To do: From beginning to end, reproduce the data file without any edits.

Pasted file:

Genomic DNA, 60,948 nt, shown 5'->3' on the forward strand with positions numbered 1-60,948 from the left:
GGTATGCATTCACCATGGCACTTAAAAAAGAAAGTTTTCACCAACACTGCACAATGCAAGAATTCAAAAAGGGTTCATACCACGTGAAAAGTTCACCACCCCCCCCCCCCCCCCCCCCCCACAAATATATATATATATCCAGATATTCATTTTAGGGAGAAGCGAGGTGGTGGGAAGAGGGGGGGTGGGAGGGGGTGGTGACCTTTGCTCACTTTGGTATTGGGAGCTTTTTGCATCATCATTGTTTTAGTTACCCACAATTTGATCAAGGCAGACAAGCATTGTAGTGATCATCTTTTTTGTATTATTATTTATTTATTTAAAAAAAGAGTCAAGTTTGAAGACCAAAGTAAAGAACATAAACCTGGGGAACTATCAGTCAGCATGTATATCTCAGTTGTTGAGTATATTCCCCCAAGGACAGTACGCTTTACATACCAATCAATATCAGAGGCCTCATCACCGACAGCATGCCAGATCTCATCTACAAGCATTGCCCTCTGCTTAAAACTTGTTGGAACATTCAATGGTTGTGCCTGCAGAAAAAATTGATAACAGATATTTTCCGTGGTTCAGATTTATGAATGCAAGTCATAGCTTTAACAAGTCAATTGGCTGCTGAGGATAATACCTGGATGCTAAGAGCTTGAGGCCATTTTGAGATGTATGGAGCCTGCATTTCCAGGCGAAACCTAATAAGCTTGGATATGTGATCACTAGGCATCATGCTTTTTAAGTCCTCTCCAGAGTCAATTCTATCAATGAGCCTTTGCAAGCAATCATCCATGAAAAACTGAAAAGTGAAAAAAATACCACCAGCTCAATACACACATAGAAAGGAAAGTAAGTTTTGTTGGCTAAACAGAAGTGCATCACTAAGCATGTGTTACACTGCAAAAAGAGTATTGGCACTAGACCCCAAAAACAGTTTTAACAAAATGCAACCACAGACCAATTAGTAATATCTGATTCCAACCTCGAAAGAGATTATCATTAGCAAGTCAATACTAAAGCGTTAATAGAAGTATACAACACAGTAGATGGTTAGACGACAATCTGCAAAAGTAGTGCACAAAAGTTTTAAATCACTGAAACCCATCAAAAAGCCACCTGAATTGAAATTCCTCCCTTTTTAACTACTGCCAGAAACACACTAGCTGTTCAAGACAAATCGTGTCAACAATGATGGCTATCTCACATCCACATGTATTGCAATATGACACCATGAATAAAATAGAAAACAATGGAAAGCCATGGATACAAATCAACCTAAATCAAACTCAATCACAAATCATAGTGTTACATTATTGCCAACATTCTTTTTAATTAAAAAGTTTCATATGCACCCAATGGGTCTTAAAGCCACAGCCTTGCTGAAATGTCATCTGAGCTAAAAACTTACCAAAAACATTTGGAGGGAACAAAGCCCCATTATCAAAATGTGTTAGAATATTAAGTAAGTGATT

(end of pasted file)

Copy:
Genomic DNA, 60,948 nt, shown 5'->3' on the forward strand with positions numbered 1-60,948 from the left:
GGTATGCATTCACCATGGCACTTAAAAAAGAAAGTTTTCACCAACACTGCACAATGCAAGAATTCAAAAAGGGTTCATACCACGTGAAAAGTTCACCACCCCCCCCCCCCCCCCCCCCCCACAAATATATATATATATCCAGATATTCATTTTAGGGAGAAGCGAGGTGGTGGGAAGAGGGGGGGTGGGAGGGGGTGGTGACCTTTGCTCACTTTGGTATTGGGAGCTTTTTGCATCATCATTGTTTTAGTTACCCACAATTTGATCAAGGCAGACAAGCATTGTAGTGATCATCTTTTTTGTATTATTATTTATTTATTTAAAAAAAGAGTCAAGTTTGAAGACCAAAGTAAAGAACATAAACCTGGGGAACTATCAGTCAGCATGTATATCTCAGTTGTTGAGTATATTCCCCCAAGGACAGTACGCTTTACATACCAATCAATATCAGAGGCCTCATCACCGACAGCATGCCAGATCTCATCTACAAGCATTGCCCTCTGCTTAAAACTTGTTGGAACATTCAATGGTTGTGCCTGCAGAAAAAATTGATAACAGATATTTTCCGTGGTTCAGATTTATGAATGCAAGTCATAGCTTTAACAAGTCAATTGGCTGCTGAGGATAATACCTGGATGCTAAGAGCTTGAGGCCATTTTGAGATGTATGGAGCCTGCATTTCCAGGCGAAACCTAATAAGCTTGGATATGTGATCACTAGGCATCATGCTTTTTAAGTCCTCTCCAGAGTCAATTCTATCAATGAGCCTTTGCAAGCAATCATCCATGAAAAACTGAAAAGTGAAAAAAATACCACCAGCTCAATACACACATAGAAAGGAAAGTAAGTTTTGTTGGCTAAACAGAAGTGCATCACTAAGCATGTGTTACACTGCAAAAAGAGTATTGGCACTAGACCCCAAAAACAGTTTTAACAAAATGCAACCACAGACCAATTAGTAATATCTGATTCCAACCTCGAAAGAGATTATCATTAGCAAGTCAATACTAAAGCGTTAATAGAAGTATACAACACAGTAGATGGTTAGACGACAATCTGCAAAAGTAGTGCACAAAAGTTTTAAATCACTGAAACCCATCAAAAAGCCACCTGAATTGAAATTCCTCCCTTTTTAACTACTGCCAGAAACACACTAGCTGTTCAAGACAAATCGTGTCAACAATGATGGCTATCTCACATCCACATGTATTGCAATATGACACCATGAATAAAATAGAAAACAATGGAAAGCCATGGATACAAATCAACCTAAATCAAACTCAATCACAAATCATAGTGTTACATTATTGCCAACATTCTTTTTAATTAAAAAGTTTCATATGCACCCAATGGGTCTTAAAGCCACAGCCTTGCTGAAATGTCATCTGAGCTAAAAACTTACCAAAAACATTTGGAGGGAACAAAGCCCCATTATCAAAATGTGTTAGAATATTAAGTAAGTGATT